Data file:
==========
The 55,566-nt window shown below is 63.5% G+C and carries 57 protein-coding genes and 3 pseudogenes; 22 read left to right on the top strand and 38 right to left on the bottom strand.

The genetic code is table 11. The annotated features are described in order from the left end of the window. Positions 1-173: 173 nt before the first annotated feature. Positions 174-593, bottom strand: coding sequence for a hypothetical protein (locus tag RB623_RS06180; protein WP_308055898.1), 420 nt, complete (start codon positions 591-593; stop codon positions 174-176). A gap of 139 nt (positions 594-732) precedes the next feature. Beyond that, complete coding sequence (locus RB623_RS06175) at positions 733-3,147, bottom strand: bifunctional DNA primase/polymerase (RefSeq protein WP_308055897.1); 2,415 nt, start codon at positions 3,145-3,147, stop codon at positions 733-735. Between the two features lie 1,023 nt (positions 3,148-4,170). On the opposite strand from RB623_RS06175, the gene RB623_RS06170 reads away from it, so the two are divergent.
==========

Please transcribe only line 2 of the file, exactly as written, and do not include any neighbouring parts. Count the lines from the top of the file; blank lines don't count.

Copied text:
The genetic code is table 11. The annotated features are described in order from the left end of the window. Positions 1-173: 173 nt before the first annotated feature. Positions 174-593, bottom strand: coding sequence for a hypothetical protein (locus tag RB623_RS06180; protein WP_308055898.1), 420 nt, complete (start codon positions 591-593; stop codon positions 174-176). A gap of 139 nt (positions 594-732) precedes the next feature. Beyond that, complete coding sequence (locus RB623_RS06175) at positions 733-3,147, bottom strand: bifunctional DNA primase/polymerase (RefSeq protein WP_308055897.1); 2,415 nt, start codon at positions 3,145-3,147, stop codon at positions 733-735. Between the two features lie 1,023 nt (positions 3,148-4,170). On the opposite strand from RB623_RS06175, the gene RB623_RS06170 reads away from it, so the two are divergent.